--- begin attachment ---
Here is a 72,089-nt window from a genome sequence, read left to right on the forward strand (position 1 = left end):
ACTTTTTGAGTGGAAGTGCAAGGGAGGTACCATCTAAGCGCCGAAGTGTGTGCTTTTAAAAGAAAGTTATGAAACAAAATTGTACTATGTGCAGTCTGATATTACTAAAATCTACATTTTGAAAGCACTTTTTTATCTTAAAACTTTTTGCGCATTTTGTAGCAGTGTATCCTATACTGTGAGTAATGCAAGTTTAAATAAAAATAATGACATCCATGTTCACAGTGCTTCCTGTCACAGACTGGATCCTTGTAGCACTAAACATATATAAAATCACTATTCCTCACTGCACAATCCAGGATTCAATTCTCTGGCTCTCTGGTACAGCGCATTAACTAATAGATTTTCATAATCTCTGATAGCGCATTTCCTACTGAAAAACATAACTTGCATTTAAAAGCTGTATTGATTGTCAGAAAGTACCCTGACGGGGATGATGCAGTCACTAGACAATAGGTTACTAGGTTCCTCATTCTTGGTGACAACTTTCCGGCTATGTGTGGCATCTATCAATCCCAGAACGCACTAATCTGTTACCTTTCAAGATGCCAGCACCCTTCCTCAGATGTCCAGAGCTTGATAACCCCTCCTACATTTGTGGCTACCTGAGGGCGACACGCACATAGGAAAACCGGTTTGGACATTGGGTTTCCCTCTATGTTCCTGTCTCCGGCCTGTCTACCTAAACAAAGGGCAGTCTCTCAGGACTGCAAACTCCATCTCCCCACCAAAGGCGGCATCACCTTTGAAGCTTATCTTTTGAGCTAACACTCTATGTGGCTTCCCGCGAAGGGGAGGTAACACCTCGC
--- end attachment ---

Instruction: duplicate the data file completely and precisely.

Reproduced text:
Here is a 72,089-nt window from a genome sequence, read left to right on the forward strand (position 1 = left end):
ACTTTTTGAGTGGAAGTGCAAGGGAGGTACCATCTAAGCGCCGAAGTGTGTGCTTTTAAAAGAAAGTTATGAAACAAAATTGTACTATGTGCAGTCTGATATTACTAAAATCTACATTTTGAAAGCACTTTTTTATCTTAAAACTTTTTGCGCATTTTGTAGCAGTGTATCCTATACTGTGAGTAATGCAAGTTTAAATAAAAATAATGACATCCATGTTCACAGTGCTTCCTGTCACAGACTGGATCCTTGTAGCACTAAACATATATAAAATCACTATTCCTCACTGCACAATCCAGGATTCAATTCTCTGGCTCTCTGGTACAGCGCATTAACTAATAGATTTTCATAATCTCTGATAGCGCATTTCCTACTGAAAAACATAACTTGCATTTAAAAGCTGTATTGATTGTCAGAAAGTACCCTGACGGGGATGATGCAGTCACTAGACAATAGGTTACTAGGTTCCTCATTCTTGGTGACAACTTTCCGGCTATGTGTGGCATCTATCAATCCCAGAACGCACTAATCTGTTACCTTTCAAGATGCCAGCACCCTTCCTCAGATGTCCAGAGCTTGATAACCCCTCCTACATTTGTGGCTACCTGAGGGCGACACGCACATAGGAAAACCGGTTTGGACATTGGGTTTCCCTCTATGTTCCTGTCTCCGGCCTGTCTACCTAAACAAAGGGCAGTCTCTCAGGACTGCAAACTCCATCTCCCCACCAAAGGCGGCATCACCTTTGAAGCTTATCTTTTGAGCTAACACTCTATGTGGCTTCCCGCGAAGGGGAGGTAACACCTCGC